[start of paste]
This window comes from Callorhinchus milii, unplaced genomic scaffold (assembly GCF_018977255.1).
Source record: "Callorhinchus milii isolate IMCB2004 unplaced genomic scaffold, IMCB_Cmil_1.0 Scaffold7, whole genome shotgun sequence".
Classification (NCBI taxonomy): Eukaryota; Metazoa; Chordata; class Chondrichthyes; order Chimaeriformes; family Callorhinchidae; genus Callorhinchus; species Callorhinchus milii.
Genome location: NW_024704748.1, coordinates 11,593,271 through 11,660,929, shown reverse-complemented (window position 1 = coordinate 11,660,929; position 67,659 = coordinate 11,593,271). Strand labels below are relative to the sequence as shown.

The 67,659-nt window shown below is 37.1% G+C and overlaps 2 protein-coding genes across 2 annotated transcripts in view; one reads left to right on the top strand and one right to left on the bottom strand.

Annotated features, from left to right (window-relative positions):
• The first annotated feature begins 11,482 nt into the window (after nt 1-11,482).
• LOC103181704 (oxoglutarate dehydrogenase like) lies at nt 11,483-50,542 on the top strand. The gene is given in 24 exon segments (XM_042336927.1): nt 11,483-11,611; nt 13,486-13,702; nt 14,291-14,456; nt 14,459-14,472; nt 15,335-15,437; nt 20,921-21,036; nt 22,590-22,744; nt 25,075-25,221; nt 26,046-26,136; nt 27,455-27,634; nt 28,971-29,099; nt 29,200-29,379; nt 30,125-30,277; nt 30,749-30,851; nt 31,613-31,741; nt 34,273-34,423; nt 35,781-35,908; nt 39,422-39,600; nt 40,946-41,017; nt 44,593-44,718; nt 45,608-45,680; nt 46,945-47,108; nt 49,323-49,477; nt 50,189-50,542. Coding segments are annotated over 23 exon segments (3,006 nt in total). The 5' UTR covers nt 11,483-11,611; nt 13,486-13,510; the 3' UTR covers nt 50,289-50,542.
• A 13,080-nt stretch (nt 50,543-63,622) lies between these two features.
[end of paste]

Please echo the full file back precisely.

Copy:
This window comes from Callorhinchus milii, unplaced genomic scaffold (assembly GCF_018977255.1).
Source record: "Callorhinchus milii isolate IMCB2004 unplaced genomic scaffold, IMCB_Cmil_1.0 Scaffold7, whole genome shotgun sequence".
Classification (NCBI taxonomy): Eukaryota; Metazoa; Chordata; class Chondrichthyes; order Chimaeriformes; family Callorhinchidae; genus Callorhinchus; species Callorhinchus milii.
Genome location: NW_024704748.1, coordinates 11,593,271 through 11,660,929, shown reverse-complemented (window position 1 = coordinate 11,660,929; position 67,659 = coordinate 11,593,271). Strand labels below are relative to the sequence as shown.

The 67,659-nt window shown below is 37.1% G+C and overlaps 2 protein-coding genes across 2 annotated transcripts in view; one reads left to right on the top strand and one right to left on the bottom strand.

Annotated features, from left to right (window-relative positions):
• The first annotated feature begins 11,482 nt into the window (after nt 1-11,482).
• LOC103181704 (oxoglutarate dehydrogenase like) lies at nt 11,483-50,542 on the top strand. The gene is given in 24 exon segments (XM_042336927.1): nt 11,483-11,611; nt 13,486-13,702; nt 14,291-14,456; nt 14,459-14,472; nt 15,335-15,437; nt 20,921-21,036; nt 22,590-22,744; nt 25,075-25,221; nt 26,046-26,136; nt 27,455-27,634; nt 28,971-29,099; nt 29,200-29,379; nt 30,125-30,277; nt 30,749-30,851; nt 31,613-31,741; nt 34,273-34,423; nt 35,781-35,908; nt 39,422-39,600; nt 40,946-41,017; nt 44,593-44,718; nt 45,608-45,680; nt 46,945-47,108; nt 49,323-49,477; nt 50,189-50,542. Coding segments are annotated over 23 exon segments (3,006 nt in total). The 5' UTR covers nt 11,483-11,611; nt 13,486-13,510; the 3' UTR covers nt 50,289-50,542.
• A 13,080-nt stretch (nt 50,543-63,622) lies between these two features.